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A Ton of Money

As an illustration of one facet of my particular insanity, today I was soaking in the bath when I remembered someone remarking that so-and-so had a ton of money. Just how much money would one ton be?

Well, anything to think about would be good if it would keep me soaking in the nice hot water instead of going out to mow the stinking lawn. So I pondered the question a bit.

It's going to depend on what form the money takes, obviously. The heavier the money, the less the value of a ton of it.

It seemed, remembering how a stack of five pennies is bigger than a nickel, and a stack of ten pennies is definitely heavier than a dime, that pennies would be the heaviest form of money. I don't need to consider larger coins since they are based on designs that were silver once, and thus should maintain the ratio of face value to weight that a dime does. In short, if an equivalent value of pennies outweighs any "silver" coin, it should outweigh them all.

I got out of the tub in the end, dried off, dashed to the coffee maker (first things first!) and then did a bit of research. Indeed, pennies are the heaviest US money for their value. (They also cost the US Mint 2.41 cents per 1 cent coin to manufacture. If you needed any other evidence that it's silly to keep making the things.)

A penny weighs 2.5 grams, according to Wikipedia Which is Never Wrong, Right? Doing the conversions, this comes out to $3,628.74 per ton. If you want to make sure a thief can't steal your retirement fund, convert it to pennies and dump it into your basement. Thief would just about have to get earth-moving equipment to steal a few thousand dollars worth of pennies that way.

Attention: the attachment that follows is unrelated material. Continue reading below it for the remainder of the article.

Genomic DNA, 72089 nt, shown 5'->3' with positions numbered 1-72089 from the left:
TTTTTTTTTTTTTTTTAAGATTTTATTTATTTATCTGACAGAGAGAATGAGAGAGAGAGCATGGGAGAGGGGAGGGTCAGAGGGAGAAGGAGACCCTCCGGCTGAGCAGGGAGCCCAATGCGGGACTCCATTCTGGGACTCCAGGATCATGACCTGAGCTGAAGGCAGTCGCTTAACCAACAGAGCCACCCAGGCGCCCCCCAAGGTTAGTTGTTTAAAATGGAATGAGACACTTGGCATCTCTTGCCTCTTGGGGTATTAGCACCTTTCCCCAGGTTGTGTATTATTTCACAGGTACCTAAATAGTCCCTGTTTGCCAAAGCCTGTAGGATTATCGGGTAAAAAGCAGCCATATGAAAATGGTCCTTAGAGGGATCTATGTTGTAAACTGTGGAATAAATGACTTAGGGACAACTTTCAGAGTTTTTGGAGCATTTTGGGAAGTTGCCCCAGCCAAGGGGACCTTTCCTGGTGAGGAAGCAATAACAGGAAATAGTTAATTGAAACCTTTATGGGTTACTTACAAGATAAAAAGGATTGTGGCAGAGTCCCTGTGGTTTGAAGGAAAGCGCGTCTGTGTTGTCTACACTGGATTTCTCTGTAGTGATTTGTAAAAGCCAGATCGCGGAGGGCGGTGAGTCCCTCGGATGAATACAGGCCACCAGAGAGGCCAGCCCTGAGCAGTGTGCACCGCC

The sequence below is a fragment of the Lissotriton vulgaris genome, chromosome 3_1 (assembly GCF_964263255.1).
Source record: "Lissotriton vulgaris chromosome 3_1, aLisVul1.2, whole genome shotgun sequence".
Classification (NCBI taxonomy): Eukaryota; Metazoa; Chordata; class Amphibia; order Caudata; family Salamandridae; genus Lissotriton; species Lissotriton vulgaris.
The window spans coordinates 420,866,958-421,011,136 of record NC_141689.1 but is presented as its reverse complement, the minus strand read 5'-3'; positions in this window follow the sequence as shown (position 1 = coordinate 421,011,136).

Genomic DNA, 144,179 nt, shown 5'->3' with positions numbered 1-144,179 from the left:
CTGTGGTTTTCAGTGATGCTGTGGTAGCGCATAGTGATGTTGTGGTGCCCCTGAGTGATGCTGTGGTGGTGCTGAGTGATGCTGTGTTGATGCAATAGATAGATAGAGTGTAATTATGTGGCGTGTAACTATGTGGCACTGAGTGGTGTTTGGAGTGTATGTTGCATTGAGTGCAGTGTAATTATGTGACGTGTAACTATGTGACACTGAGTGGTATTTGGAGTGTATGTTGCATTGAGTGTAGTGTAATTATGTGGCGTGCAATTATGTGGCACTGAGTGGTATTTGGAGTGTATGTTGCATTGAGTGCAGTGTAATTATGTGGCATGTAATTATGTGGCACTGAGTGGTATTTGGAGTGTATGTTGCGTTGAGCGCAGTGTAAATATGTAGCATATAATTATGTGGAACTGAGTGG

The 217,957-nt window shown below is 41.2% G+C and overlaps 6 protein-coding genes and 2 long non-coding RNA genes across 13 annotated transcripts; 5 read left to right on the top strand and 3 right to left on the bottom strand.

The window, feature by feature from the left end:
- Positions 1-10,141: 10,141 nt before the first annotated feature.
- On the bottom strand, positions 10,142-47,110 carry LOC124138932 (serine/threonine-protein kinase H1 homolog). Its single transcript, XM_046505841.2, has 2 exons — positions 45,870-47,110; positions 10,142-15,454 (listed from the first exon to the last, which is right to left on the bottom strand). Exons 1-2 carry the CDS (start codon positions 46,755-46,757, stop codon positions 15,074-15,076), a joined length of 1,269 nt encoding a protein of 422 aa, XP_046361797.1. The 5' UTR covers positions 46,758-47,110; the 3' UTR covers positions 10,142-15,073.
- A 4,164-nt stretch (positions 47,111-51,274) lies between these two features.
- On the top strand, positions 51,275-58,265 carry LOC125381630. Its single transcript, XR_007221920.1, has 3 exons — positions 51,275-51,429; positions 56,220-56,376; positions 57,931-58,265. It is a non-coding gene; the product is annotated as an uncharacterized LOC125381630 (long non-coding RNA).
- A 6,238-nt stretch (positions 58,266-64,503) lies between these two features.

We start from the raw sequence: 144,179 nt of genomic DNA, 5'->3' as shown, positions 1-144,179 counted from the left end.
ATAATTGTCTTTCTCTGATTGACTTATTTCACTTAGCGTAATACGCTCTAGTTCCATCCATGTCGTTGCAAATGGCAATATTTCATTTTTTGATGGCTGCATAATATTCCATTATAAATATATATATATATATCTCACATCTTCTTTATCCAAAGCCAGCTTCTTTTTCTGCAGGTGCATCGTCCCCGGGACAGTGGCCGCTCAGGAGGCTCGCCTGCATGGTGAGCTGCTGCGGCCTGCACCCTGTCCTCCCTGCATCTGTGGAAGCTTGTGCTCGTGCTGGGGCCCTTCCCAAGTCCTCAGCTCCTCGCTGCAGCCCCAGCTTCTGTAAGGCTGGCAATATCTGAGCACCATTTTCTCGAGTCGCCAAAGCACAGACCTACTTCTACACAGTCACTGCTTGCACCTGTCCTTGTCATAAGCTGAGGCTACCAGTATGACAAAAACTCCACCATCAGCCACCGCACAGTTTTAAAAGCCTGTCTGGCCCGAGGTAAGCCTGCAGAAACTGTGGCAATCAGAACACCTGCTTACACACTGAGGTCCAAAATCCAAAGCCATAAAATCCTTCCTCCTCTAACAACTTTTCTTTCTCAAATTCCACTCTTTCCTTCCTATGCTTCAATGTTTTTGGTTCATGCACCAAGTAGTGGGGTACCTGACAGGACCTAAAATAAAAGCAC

It's not that simple, though, since older pennies were heavier. Pre-1986 pennies go 145 per pound vs. 181 per pound for the newer ones. According to this standard, the new pennies are $3,260 per ton (close enough to what I got) and older ones would be a relative swindle at only $2900 per ton. On the other hand the older pennies have collector's value and their materials are worth more, so you'd probably be better off with them after all.

The other end of the spectrum is a bit more straightforward. All US currency weighs about the same, whether it's a $1 or a $100. Right now the biggest bill printed is the $100. It weighs "about a gram." If it was exactly a gram, then rounding to the nearest hundred dollar bill, a ton of them would come out to $90,718,500.

And you could carry it all in one fairly ordinary pickup truck! Such a deal.

And now I have to go mow the stinking lawn. Dagnappit.
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Comments

( 2 comments — Leave a comment )
athelind
May. 21st, 2012 11:06 pm (UTC)
If you're rounding off anyway, why not call it a metric ton, and say it's an even $100 million?
hafoc
May. 21st, 2012 11:12 pm (UTC)
Because a metric ton is metric. If I did all of this in metric units the answers would come out in francs, at which point, who cares?
( 2 comments — Leave a comment )